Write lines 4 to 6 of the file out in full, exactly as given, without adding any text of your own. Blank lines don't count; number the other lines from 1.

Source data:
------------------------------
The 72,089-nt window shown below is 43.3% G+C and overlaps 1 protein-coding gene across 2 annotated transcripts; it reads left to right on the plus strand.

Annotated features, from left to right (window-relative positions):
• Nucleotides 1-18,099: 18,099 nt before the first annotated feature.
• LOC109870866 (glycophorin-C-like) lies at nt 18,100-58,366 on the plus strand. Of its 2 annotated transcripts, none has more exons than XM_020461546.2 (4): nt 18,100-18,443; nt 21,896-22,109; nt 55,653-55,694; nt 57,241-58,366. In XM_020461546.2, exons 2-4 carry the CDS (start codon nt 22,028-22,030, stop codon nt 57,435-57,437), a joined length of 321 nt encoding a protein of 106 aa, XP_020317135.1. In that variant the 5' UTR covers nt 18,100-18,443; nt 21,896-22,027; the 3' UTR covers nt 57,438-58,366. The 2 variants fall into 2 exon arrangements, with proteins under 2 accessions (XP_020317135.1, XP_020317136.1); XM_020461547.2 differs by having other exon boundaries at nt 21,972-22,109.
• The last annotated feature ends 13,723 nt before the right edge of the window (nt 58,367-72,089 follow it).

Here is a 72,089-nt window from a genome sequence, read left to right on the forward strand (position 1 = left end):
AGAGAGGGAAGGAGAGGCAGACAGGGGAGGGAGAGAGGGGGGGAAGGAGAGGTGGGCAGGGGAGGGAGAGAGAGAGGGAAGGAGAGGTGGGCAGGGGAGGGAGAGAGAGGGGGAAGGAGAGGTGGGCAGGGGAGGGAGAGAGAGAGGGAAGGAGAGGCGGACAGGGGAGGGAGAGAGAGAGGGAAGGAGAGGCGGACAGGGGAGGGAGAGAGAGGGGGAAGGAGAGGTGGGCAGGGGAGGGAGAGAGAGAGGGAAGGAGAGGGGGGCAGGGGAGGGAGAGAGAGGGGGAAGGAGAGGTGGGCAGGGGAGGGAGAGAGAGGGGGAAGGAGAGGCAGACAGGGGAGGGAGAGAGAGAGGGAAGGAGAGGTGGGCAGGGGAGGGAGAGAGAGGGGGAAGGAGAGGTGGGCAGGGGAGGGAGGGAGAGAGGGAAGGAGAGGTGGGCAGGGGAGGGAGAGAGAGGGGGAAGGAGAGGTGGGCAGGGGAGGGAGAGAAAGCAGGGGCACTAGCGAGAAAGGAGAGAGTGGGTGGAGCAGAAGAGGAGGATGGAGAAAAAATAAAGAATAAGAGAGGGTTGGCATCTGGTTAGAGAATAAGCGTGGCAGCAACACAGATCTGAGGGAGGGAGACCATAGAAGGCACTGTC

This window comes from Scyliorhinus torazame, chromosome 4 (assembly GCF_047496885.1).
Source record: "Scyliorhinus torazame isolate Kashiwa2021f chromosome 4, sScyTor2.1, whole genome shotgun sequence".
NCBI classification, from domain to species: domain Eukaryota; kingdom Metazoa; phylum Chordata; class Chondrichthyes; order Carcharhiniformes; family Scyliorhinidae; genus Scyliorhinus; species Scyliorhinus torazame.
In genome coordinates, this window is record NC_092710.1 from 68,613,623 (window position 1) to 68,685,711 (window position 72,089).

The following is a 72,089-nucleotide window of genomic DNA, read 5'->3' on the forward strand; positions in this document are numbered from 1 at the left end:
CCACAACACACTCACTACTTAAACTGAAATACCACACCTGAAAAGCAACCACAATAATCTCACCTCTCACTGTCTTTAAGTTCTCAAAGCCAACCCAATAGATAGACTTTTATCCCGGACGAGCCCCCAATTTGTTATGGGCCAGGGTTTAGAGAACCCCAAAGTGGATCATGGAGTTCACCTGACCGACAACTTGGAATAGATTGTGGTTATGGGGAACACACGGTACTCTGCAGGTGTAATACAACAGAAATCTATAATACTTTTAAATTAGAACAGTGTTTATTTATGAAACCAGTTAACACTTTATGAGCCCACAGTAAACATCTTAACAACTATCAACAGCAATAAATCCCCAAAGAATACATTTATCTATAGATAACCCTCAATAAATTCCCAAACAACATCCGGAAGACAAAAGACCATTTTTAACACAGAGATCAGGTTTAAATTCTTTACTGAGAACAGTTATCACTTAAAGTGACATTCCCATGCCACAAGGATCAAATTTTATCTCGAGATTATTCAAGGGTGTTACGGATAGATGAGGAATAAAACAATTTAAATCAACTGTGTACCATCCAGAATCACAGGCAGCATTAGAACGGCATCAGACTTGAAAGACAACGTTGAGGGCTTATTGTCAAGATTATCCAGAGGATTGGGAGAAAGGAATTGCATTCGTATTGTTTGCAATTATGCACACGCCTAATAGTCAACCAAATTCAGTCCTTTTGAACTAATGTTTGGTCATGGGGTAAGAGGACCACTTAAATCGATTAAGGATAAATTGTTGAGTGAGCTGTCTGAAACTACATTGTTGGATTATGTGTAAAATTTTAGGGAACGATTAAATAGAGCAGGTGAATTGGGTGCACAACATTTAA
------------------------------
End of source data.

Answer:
• LOC109870866 (glycophorin-C-like) lies at nt 18,100-58,366 on the plus strand. Of its 2 annotated transcripts, none has more exons than XM_020461546.2 (4): nt 18,100-18,443; nt 21,896-22,109; nt 55,653-55,694; nt 57,241-58,366. In XM_020461546.2, exons 2-4 carry the CDS (start codon nt 22,028-22,030, stop codon nt 57,435-57,437), a joined length of 321 nt encoding a protein of 106 aa, XP_020317135.1. In that variant the 5' UTR covers nt 18,100-18,443; nt 21,896-22,027; the 3' UTR covers nt 57,438-58,366. The 2 variants fall into 2 exon arrangements, with proteins under 2 accessions (XP_020317135.1, XP_020317136.1); XM_020461547.2 differs by having other exon boundaries at nt 21,972-22,109.
• The last annotated feature ends 13,723 nt before the right edge of the window (nt 58,367-72,089 follow it).

Here is a 72,089-nt window from a genome sequence, read left to right on the forward strand (position 1 = left end):